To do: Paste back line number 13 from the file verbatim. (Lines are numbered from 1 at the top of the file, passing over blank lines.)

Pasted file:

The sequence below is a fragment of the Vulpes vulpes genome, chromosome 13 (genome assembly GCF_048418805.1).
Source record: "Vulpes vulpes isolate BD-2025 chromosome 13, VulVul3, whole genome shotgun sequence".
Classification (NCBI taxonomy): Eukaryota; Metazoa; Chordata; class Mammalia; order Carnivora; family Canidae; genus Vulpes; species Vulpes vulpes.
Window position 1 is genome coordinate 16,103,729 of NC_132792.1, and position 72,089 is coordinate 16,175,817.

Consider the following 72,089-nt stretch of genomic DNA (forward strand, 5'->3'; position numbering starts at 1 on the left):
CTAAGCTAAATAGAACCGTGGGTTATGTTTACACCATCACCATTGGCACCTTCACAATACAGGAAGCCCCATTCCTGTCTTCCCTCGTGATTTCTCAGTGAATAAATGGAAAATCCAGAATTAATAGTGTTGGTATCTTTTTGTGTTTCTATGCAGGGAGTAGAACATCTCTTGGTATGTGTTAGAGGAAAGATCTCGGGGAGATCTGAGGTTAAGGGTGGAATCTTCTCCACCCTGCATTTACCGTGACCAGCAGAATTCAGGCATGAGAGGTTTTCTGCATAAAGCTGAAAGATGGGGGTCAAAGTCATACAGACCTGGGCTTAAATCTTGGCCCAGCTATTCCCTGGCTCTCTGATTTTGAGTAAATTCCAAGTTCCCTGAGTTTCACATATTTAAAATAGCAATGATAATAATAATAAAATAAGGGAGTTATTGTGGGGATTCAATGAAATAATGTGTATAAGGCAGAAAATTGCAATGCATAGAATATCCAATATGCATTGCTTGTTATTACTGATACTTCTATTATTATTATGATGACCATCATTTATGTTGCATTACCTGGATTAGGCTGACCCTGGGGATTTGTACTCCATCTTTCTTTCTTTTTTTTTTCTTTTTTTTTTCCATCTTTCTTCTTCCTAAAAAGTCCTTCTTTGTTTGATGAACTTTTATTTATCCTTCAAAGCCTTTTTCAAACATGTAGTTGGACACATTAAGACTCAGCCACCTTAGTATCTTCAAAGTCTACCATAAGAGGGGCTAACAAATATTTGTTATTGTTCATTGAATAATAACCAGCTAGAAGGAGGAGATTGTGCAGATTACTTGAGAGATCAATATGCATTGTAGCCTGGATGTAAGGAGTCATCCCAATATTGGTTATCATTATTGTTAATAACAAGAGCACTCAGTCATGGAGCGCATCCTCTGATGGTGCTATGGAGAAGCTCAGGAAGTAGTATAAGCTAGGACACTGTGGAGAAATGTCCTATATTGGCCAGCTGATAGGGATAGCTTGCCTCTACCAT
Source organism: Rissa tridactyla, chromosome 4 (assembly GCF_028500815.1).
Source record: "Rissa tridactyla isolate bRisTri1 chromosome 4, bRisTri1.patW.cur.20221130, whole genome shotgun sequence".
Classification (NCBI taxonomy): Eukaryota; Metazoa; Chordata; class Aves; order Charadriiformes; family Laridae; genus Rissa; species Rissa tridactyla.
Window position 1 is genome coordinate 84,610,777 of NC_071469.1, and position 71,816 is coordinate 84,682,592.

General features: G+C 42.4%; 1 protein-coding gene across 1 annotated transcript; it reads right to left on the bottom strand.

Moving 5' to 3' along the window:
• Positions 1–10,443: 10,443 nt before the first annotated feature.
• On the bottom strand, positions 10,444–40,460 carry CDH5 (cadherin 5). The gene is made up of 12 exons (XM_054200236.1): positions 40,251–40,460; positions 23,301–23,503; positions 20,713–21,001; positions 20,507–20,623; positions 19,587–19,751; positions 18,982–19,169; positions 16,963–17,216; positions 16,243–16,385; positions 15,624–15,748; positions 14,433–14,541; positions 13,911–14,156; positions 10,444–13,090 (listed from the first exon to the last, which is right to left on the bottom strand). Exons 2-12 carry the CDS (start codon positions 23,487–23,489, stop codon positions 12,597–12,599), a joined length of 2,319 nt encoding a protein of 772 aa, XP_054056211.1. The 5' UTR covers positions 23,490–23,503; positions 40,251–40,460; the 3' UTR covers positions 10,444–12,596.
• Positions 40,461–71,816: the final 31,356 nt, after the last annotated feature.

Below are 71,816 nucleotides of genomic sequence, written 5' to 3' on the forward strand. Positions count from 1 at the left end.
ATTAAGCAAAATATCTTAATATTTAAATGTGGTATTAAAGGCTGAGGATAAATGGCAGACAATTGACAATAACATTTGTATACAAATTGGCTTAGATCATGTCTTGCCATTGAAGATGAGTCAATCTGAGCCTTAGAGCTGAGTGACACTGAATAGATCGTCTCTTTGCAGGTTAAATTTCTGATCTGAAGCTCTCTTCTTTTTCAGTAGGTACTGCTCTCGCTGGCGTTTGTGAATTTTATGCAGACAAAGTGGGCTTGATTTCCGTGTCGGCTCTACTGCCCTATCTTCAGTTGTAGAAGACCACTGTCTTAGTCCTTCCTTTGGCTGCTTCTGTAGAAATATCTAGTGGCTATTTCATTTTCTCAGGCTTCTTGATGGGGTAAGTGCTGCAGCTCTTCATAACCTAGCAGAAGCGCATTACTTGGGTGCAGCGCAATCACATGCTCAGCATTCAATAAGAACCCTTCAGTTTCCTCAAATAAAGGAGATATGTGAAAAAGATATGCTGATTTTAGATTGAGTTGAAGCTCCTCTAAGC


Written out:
• Positions 1–10,443: 10,443 nt before the first annotated feature.